The sign said, “Hazardous Cliff.” I stepped closer to read the finer print.
The ground may break off at any time without warning, it cautioned, causing “serious injury or death.”
“Stay back from the edge!” it warned.
I would have happily stayed away from the edge, had that been an option, but the paths we were navigating on the trail were only six to eighteen inches across, sometimes with room for only one sneaker tread.
I wasn’t really sure how to “stay away from the edge” on such a narrow path, but since the drop down the sheer rock cliffs to the ocean below was more than 1,000 feet, I was going to do my best to not fall to my death.
Living on the Edge on the Kalalau Trail!
I am definitely a proponent for “living on the edge” in life and taking important risks to make life more fulfilling and exhilarating. I didn’t mean for the universe to take that motto quite so literally, however!
Yet here I was, hundreds of meters above sea level, navigating steep cliffs with no guardrail or safety fence, on a path where the ground did indeed crumble sometimes, pebbles and earth sliding under our feet. How had this happened, exactly?
My brother Shanti, sister Margaret and I had decided to hike the famously beautiful and rugged Na Pali coast trail in Kauai, Hawaii, and to camp out at Kalalau, the secluded beach surrounded by cliffs that is only accessed through the narrow cliff trails, or by boat or helicopter (there are no other roads leading there).
We decided that we’d spend one day hiking in, which turned out to be do-able if ambitious, since the 11-mile trail is mostly ups and downs, and often at high altitude. It is by far the most challenging hike I’ve ever done.
Then, we’d camp out in Kalalau for one day, and then spend one more day hiking back out.
Ups and Downs on the Kalalau Trail
The 11-mile Na Pali coast trail is rigorous. The cliffs and ridges that we were hiking are 1,200 meters at their highest, and sometimes it feels like you are climbing up, up, up forever. Then, once you round the corner to the next ridge, you’re headed down.
Then up. Then down. Then up. Then down….
By the third day, when we hiked out after camping and resting for one day, which also included four-plus miles of hiking into the valley near Kalalau Beach, we were aching all over. I never realized how much you use your ankles when hiking up and down cliffs, or how sore your ankles and knees can get from hiking for 26+ miles over a few days.
It was a challenge, for sure, but also one of the most spectacularly beautiful experiences I’ve ever had in nature. The flora was so diverse, changing from cliff ridge to cliff ridge.
We walked through sections of forest trail, where the path was shaded by tall trees and there were giant spiky green leaved plants, taller than us. Sections of the trail had a carpet of purple verbana flowers, and in other sections white blossoms had fallen like snowflakes on the path.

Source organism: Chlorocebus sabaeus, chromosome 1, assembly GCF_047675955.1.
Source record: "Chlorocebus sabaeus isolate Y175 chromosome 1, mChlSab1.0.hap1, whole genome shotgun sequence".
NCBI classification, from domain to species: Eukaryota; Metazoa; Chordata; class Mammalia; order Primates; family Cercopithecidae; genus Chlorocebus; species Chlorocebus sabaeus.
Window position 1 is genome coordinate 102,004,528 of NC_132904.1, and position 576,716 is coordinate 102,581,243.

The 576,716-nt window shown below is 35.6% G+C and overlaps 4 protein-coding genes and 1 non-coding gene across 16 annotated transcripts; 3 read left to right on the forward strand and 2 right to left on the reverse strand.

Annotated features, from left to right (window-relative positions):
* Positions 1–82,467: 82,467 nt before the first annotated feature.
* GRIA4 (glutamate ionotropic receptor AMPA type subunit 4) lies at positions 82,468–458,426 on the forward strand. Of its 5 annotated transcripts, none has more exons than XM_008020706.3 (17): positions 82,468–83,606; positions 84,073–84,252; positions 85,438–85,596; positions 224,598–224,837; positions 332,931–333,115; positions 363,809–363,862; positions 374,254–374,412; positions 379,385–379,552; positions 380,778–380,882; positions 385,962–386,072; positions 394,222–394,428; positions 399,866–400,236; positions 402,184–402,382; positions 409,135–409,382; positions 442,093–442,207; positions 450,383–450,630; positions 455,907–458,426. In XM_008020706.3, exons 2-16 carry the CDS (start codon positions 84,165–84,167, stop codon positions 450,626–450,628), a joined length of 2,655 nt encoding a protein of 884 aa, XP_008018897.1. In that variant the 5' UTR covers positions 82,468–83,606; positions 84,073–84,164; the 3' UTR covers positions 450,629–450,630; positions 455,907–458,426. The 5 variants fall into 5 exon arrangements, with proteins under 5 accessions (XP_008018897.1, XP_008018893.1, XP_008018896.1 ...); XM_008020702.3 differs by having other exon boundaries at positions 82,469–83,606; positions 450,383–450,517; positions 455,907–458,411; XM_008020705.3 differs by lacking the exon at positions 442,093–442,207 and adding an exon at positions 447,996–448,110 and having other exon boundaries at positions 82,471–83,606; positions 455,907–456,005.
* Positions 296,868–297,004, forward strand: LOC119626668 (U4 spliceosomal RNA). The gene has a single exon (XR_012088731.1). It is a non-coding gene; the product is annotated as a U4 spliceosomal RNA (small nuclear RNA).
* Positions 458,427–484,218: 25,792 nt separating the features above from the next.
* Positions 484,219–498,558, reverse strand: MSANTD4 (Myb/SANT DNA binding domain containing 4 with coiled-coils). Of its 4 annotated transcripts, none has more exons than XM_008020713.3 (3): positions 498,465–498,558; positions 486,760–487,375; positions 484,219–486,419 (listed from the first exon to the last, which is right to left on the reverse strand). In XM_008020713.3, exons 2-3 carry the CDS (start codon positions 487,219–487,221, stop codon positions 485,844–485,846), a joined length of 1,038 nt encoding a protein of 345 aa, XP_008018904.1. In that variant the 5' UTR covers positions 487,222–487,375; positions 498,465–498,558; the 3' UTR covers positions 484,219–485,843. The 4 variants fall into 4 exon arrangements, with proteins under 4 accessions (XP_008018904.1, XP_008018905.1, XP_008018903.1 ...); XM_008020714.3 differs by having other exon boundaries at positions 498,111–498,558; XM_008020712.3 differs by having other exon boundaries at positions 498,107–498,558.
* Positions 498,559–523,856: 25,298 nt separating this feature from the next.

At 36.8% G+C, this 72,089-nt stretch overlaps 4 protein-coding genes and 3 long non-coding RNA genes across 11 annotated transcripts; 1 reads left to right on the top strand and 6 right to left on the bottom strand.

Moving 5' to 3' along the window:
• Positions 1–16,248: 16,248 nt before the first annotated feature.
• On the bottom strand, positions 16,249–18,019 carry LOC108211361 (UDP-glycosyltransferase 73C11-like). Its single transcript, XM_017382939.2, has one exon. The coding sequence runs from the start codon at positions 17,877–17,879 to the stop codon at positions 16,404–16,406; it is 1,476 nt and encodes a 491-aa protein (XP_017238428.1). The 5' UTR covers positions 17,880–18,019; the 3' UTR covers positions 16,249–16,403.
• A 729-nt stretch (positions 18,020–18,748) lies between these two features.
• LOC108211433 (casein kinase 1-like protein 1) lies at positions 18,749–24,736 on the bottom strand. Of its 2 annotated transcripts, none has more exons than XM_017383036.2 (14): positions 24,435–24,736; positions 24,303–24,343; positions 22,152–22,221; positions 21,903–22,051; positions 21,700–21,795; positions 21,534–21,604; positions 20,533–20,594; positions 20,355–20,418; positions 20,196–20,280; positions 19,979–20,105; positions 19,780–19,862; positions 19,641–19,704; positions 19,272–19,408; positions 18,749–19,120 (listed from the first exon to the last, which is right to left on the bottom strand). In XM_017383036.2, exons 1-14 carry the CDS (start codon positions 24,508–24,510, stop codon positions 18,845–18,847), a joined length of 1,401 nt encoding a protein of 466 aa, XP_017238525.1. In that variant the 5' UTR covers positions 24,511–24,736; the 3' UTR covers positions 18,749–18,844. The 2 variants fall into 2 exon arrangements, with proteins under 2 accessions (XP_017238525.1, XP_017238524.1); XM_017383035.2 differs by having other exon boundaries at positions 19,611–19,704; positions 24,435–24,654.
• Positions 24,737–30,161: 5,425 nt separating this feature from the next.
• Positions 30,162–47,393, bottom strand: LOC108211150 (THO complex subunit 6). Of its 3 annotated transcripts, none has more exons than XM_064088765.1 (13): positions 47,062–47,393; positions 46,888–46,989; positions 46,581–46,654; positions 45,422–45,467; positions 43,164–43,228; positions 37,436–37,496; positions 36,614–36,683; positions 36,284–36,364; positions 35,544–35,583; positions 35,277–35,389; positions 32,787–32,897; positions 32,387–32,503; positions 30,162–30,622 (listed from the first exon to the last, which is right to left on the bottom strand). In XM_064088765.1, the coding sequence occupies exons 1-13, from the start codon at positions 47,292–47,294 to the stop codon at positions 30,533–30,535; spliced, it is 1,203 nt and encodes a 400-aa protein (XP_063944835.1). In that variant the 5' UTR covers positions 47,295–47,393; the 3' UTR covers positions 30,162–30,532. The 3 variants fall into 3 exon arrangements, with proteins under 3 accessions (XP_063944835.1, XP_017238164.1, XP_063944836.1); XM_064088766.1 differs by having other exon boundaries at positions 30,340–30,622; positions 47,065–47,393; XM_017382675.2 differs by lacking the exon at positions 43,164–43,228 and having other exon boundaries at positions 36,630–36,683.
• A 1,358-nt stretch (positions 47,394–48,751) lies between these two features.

We walked through sections of tall grasses, past bushes with tiny orange and yellow flowers, and red earth trail, muddy trail, rock trail, dry crumbling sections of trail.
And The Views on the Kalalau Trail!
Of course, there’s nothing like looking down over the Pacific Ocean on the Hawaii island coast from thousands of feet up. The water is turquoise, waves crashing against the rock cliffs.
The north shore of Kauai is famous for its huge waves in the winter time; surfers travel here from all over the world to take advantage, and it’s incredible to see them crashing from so far above the shore.
From vantage points all along the series of cliff ridges that comprise the trail, you see the ocean far below, the endless stretch of blue sky, the palm trees, flowers, red earth, winding cliff paths along the other rides that you have just traversed.
It’s stunning, absolutely breath-taking, and there were so many moments on the trail when I almost couldn’t believe I was really “there.”
This is definitely a trail for adventurers and risk-takers, and for us, the ones who like to “live on the edge” a bit, it’s so worth it! I’d approach the Na Pali coast trail with caution if you are incredibly afraid of heights or not up for a very vigorous hike; you may want to start with a gentler hike and work your way up to something like this.
Do the research before you go, and check the weather conditions. It’s not advisable to hike the trail when it’s raining, as flash floods can block off sections of the trail, or wash parts of it away.
It’s supposed to be safer to do the trail in the summertime, and you can also kayak to Kalalau in the summertime if you’d prefer to skip the steep cliff-side trail.
Worth Every Painful Step on the Kalalau Trail!
For us, it was worth it. It was a great reminder that it’s worth “going for it” sometimes and walking, literally, right through our fears.